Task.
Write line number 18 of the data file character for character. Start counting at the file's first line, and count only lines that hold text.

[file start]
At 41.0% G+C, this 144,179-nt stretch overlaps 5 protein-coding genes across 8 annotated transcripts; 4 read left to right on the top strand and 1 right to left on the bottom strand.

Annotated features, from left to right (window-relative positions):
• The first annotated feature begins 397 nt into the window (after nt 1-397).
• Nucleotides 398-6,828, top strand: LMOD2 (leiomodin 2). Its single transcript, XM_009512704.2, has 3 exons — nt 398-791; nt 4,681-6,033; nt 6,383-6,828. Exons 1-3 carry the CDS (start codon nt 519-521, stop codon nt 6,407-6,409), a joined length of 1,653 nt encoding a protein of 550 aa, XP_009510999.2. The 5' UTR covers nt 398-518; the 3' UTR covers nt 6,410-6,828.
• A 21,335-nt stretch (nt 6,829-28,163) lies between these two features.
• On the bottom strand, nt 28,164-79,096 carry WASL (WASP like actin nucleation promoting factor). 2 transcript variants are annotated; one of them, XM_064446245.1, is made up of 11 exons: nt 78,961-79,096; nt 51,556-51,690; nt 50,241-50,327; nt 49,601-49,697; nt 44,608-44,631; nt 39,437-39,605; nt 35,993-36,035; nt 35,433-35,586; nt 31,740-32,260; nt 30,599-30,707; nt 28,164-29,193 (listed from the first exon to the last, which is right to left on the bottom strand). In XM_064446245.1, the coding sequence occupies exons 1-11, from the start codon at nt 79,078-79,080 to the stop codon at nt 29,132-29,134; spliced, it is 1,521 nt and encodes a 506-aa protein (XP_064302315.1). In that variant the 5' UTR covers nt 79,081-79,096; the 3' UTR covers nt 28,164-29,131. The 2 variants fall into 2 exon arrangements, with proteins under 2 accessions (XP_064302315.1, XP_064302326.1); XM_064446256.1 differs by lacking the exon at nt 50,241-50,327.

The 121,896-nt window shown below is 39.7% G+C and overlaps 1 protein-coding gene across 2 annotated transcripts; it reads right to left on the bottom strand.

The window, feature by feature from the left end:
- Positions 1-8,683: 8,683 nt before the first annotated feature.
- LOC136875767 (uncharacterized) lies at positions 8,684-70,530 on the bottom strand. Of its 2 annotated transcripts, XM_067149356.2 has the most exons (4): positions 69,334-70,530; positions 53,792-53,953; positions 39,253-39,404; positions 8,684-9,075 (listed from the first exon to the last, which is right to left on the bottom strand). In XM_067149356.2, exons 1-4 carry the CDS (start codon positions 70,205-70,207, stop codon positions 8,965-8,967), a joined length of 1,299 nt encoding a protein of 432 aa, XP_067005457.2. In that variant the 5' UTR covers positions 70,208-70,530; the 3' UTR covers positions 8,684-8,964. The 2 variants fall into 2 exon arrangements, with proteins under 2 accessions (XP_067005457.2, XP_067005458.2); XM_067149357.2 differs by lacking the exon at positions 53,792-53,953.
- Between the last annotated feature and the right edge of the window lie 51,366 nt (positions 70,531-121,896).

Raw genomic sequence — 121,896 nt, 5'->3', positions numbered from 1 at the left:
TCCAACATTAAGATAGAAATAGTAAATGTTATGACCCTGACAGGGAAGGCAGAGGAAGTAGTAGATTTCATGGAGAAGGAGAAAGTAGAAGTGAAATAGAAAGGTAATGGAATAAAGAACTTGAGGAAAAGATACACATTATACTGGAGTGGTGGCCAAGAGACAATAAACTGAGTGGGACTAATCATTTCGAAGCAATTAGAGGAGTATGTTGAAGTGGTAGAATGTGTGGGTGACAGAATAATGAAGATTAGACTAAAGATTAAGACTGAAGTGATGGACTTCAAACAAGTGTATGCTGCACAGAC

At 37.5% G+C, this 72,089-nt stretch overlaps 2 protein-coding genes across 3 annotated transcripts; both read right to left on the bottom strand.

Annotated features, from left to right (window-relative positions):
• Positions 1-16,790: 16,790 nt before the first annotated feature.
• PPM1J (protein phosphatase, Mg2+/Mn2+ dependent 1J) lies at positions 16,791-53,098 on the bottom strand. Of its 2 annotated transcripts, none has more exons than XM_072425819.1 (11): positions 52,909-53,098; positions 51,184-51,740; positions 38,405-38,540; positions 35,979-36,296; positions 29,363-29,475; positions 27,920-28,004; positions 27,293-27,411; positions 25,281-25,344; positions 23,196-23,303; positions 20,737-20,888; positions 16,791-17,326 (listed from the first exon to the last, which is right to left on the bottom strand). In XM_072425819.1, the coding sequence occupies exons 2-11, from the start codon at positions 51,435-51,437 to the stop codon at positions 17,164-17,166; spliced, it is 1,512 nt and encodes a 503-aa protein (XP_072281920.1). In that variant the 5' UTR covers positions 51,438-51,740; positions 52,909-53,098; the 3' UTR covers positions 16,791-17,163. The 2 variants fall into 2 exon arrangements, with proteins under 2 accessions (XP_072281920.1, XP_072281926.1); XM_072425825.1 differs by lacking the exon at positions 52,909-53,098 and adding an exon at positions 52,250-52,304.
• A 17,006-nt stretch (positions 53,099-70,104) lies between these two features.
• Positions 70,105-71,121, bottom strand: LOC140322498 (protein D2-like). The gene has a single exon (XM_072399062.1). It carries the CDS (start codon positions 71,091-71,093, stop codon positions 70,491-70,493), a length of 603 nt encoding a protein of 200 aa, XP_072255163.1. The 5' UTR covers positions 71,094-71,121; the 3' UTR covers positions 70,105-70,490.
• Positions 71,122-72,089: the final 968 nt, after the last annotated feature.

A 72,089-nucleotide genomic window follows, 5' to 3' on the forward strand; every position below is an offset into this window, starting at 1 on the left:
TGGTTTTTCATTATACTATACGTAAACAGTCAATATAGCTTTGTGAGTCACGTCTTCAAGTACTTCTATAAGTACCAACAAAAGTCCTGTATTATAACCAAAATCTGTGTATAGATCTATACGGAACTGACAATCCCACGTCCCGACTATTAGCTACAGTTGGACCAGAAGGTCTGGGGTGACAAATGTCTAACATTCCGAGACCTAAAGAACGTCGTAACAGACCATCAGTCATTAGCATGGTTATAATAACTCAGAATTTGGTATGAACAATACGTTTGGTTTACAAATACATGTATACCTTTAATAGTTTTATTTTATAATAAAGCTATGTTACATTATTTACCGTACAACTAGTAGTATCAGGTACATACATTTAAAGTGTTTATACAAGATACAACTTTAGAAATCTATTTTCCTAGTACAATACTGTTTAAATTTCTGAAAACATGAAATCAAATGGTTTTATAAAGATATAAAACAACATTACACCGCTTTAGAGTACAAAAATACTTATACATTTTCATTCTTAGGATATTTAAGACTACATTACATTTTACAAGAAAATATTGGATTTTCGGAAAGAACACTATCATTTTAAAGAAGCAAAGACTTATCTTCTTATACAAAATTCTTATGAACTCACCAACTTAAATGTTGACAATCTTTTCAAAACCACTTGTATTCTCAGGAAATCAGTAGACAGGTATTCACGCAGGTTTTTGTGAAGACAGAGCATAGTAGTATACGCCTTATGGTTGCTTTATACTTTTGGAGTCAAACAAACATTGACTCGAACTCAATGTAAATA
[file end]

• A 17,006-nt stretch (positions 53,099-70,104) lies between these two features.